Slot constraints at Manila International Airport means that operators of turboprop aircraft need to develop more regional routes from alternative hubs in the Philippines such as Clark.

So says Iren Dornier, co-founder and director of Philippine carrier Seair International, who helped to pioneer many of the smaller domestic tourist routes in the Philippines, particularly those in Palawan. He is also the grand-son of German aircraft designer Claude Dornier.

Dornier says there is good opportunity for 19-seat turboprop aircraft in the Philippines, but operators need to be flexible and look to develop hubs in Clark, Subic Bay and Cebu so as to bypass the problem of slot constraints in Manila.

He also says it is important for turboprop operators to team up with international airlines flying into these alternative airports.  International airlines flying into Clark include: Emirates, Qatar, Scoot, Jin Air, Asiana and AirAsia.

“If someone were to have two to three turboprop aircraft and were to provide individual charter flights out of Clark connecting to the tourist island destinations, I think there would be a market for it,” says Dornier.

“But this market [opportunity] needs to be developed. Someone has to come up with a few aircraft and promote this kind of business opportunity.”

“I think it is not a price issue so much. If the passenger pays US$100 or US$150 to get to the resort, that is almost of secondary importance, especially for an international arriving passenger,” he adds.

Dornier says the Dornier 228 is an aircraft that is ideally suited for such a mission.

Philippine operator Island Aviation Inc. (formerly Soriano Air) flies Dornier 228s from Manila to the high-end island resort of Amanpulo that the airline’s parent company, A. Soriano Corporation, owns.

“Island Aviation Inc. has been known as a very safe operator for a long time. They love the Dornier 228 product. Everybody loves the product. I also had two Dornier 228-100s and I loved to fly them,” says Dornier who has a commercial pilot’s license.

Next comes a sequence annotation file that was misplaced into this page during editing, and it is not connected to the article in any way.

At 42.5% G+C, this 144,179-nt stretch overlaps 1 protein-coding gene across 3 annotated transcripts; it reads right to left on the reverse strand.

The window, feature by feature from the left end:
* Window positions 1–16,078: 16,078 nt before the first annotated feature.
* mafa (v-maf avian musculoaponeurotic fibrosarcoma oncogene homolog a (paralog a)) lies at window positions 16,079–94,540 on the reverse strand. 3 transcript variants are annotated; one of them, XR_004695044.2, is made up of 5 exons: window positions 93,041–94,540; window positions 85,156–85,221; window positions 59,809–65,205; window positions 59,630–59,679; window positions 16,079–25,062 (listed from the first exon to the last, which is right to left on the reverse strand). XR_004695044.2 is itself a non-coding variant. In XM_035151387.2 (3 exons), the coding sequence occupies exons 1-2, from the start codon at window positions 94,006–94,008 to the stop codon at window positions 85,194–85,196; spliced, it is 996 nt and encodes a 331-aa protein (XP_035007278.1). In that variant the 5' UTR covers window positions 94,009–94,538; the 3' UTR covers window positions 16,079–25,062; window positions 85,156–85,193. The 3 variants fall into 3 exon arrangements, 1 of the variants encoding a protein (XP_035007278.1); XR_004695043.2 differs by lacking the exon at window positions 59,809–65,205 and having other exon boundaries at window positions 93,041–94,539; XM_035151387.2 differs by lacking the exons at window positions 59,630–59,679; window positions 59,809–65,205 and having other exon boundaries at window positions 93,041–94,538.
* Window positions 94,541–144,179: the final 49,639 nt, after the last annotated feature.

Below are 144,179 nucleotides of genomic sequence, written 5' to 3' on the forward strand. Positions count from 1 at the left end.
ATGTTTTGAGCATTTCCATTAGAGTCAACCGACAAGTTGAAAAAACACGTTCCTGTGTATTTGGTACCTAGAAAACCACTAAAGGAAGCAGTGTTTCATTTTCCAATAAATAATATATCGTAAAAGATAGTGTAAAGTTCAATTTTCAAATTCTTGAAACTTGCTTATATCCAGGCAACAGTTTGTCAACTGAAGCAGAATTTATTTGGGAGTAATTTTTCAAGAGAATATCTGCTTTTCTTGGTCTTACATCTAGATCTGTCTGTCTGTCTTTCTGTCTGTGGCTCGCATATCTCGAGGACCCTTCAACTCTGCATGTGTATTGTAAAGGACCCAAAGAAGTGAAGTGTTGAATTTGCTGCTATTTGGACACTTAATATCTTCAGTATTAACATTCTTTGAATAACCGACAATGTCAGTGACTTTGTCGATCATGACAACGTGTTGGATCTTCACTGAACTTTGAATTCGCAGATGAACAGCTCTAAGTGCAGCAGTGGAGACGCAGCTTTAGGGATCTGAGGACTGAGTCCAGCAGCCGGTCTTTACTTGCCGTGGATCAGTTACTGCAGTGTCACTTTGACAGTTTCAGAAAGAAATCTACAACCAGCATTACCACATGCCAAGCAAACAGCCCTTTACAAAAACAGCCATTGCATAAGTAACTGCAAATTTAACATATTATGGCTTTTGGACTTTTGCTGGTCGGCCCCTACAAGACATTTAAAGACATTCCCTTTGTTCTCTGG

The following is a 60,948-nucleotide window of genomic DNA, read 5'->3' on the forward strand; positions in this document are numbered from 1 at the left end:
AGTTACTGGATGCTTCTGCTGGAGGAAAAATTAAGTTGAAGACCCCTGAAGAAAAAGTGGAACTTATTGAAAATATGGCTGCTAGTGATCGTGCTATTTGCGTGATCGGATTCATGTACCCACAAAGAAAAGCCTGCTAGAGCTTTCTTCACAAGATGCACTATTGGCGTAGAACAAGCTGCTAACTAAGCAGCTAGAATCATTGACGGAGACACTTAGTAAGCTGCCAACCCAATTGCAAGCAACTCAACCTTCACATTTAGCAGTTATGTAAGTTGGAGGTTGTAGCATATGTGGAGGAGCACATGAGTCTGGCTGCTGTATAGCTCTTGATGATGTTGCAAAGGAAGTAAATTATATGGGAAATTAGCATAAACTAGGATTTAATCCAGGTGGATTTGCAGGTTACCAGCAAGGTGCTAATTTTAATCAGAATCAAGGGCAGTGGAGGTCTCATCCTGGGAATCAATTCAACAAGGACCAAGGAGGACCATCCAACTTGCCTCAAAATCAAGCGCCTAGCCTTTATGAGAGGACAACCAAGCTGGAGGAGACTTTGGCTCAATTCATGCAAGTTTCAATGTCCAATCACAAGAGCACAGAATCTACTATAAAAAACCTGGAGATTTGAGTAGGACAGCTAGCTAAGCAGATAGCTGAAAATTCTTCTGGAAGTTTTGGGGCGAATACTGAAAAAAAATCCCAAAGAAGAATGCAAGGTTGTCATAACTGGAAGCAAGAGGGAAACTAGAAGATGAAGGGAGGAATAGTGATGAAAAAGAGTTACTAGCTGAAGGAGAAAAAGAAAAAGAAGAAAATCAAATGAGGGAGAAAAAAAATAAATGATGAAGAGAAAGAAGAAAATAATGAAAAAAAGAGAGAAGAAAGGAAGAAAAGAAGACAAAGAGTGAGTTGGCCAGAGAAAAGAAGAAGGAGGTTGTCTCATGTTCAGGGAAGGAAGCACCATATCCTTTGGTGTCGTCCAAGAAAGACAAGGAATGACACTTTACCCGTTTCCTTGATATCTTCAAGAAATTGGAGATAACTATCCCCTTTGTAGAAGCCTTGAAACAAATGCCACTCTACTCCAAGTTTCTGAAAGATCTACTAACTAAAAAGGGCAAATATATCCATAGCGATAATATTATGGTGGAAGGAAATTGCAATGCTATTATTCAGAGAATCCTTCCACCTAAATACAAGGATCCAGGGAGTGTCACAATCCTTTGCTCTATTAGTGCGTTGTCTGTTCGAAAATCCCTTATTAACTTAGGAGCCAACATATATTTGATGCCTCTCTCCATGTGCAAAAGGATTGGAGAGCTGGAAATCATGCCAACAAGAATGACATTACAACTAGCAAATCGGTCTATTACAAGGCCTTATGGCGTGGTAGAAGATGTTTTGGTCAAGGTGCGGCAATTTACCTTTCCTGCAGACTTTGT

“I love to fly it, because it is a hands-on aircraft. It feels really beautiful on the flight control. It is really a nice aircraft to fly. It is a pilot’s aircraft,” he says.

Origins of Dornier in the Philippines

Iren Dornier decided to live in the Philippines, because he had an ambition to start his own airline and could see there was an opportunity to start an airline there connecting the island resorts.

Here’s an excerpt from our interview with Iren where he tells, in his owns words, the story about how he came to the Philippines in the 1990s and ended up starting his airline there.

“I was a flight instructor in the US and loved flying. I had the idea that I wanted to start an airline or do some bush flying in other countries. I had a business trip with my brother to Hong Kong after which we intended to visit Thailand. But we could not get a flight to Thailand and the only flight available was to the Philippines. I had heard about the Philippine island of Palawan, so I went to Palawan with my brother and fell in love with the country and thought this would be nice.”

“Shortly after that trip we received an invitation to be part of a tourist resort, which at that time was called Club Noah Isabelle (now called El Nido Resort Apulit Island). We and some other people invested some money into the resort and out of this resort we started the airline, Seair Inc, using Dornier Do-28 aircraft. We basically established the airline to cater to Palawan. We were the only ones serving those airports with short runways, such as El Nido and Busuanga. We were really [pioneer] developers at that time.”

Seair Dornier 28 parked at an airport

“We chose the Do-28 because it was a very cheap opportunity. Those aircraft were being phased out from the German military. We were lucky at the time with the Civil Aviation Authority of the Philippines. There was a competent guy who looked into the Do 28D [military variant] versus the Do 28 [civil variant] and found that the differences were so minimal that they could consider the existing civil type certificate. They allowed us to operate in the Philippines with the 28D.”

“The 28D and 28 was literally the same aircraft with no military numbers on the parts. It was an opportunity. I did not have any big amount of money to start an airline. But we proved to be quite successful in those years by starting very simple. That said, we would have loved to have started our operation with a Dornier 228.”

Editor’s note:

Iren and his business partner Nick Gitsis continued to develop the airline Seair Inc. The carrier moved into larger turboprops as well as Airbus A320s. It was flying domestically and internationally, but then was sold in 2012 to Singapore’s Tiger Airways Holdings. The new owner ran the carrier for a couple of years before selling it to Cebu Pacific Air, which promptly re-branded the airline.

Iren, Gitsis and some Philippine investors have since established Seair International which is their new airline. It is primarily focused on international passenger air charters and domestic cargo.